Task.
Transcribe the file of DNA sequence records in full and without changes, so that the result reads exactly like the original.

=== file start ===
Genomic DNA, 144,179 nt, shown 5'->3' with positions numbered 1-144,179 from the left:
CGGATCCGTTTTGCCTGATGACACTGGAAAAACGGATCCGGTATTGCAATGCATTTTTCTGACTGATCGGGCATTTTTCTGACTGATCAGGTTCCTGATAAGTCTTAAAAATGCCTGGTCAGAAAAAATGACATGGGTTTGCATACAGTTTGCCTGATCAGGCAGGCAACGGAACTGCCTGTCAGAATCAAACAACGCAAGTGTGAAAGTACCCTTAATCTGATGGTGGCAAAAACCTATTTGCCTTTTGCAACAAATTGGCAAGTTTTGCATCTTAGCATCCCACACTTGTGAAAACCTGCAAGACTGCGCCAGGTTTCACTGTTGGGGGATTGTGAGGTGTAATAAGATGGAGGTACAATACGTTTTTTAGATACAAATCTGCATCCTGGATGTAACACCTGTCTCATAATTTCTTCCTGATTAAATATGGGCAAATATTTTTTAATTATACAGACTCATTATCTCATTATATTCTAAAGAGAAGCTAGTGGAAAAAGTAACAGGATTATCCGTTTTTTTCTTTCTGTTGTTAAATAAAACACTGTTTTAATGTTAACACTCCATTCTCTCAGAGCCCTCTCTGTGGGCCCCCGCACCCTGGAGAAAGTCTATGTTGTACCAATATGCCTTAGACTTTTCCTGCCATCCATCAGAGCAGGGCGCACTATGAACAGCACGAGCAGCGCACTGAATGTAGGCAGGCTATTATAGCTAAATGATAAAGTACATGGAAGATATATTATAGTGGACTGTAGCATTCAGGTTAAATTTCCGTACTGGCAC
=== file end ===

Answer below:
Genomic DNA, 144,179 nt, shown 5'->3' with positions numbered 1-144,179 from the left:
CGGATCCGTTTTGCCTGATGACACTGGAAAAACGGATCCGGTATTGCAATGCATTTTTCTGACTGATCGGGCATTTTTCTGACTGATCAGGTTCCTGATAAGTCTTAAAAATGCCTGGTCAGAAAAAATGACATGGGTTTGCATACAGTTTGCCTGATCAGGCAGGCAACGGAACTGCCTGTCAGAATCAAACAACGCAAGTGTGAAAGTACCCTTAATCTGATGGTGGCAAAAACCTATTTGCCTTTTGCAACAAATTGGCAAGTTTTGCATCTTAGCATCCCACACTTGTGAAAACCTGCAAGACTGCGCCAGGTTTCACTGTTGGGGGATTGTGAGGTGTAATAAGATGGAGGTACAATACGTTTTTTAGATACAAATCTGCATCCTGGATGTAACACCTGTCTCATAATTTCTTCCTGATTAAATATGGGCAAATATTTTTTAATTATACAGACTCATTATCTCATTATATTCTAAAGAGAAGCTAGTGGAAAAAGTAACAGGATTATCCGTTTTTTTCTTTCTGTTGTTAAATAAAACACTGTTTTAATGTTAACACTCCATTCTCTCAGAGCCCTCTCTGTGGGCCCCCGCACCCTGGAGAAAGTCTATGTTGTACCAATATGCCTTAGACTTTTCCTGCCATCCATCAGAGCAGGGCGCACTATGAACAGCACGAGCAGCGCACTGAATGTAGGCAGGCTATTATAGCTAAATGATAAAGTACATGGAAGATATATTATAGTGGACTGTAGCATTCAGGTTAAATTTCCGTACTGGCAC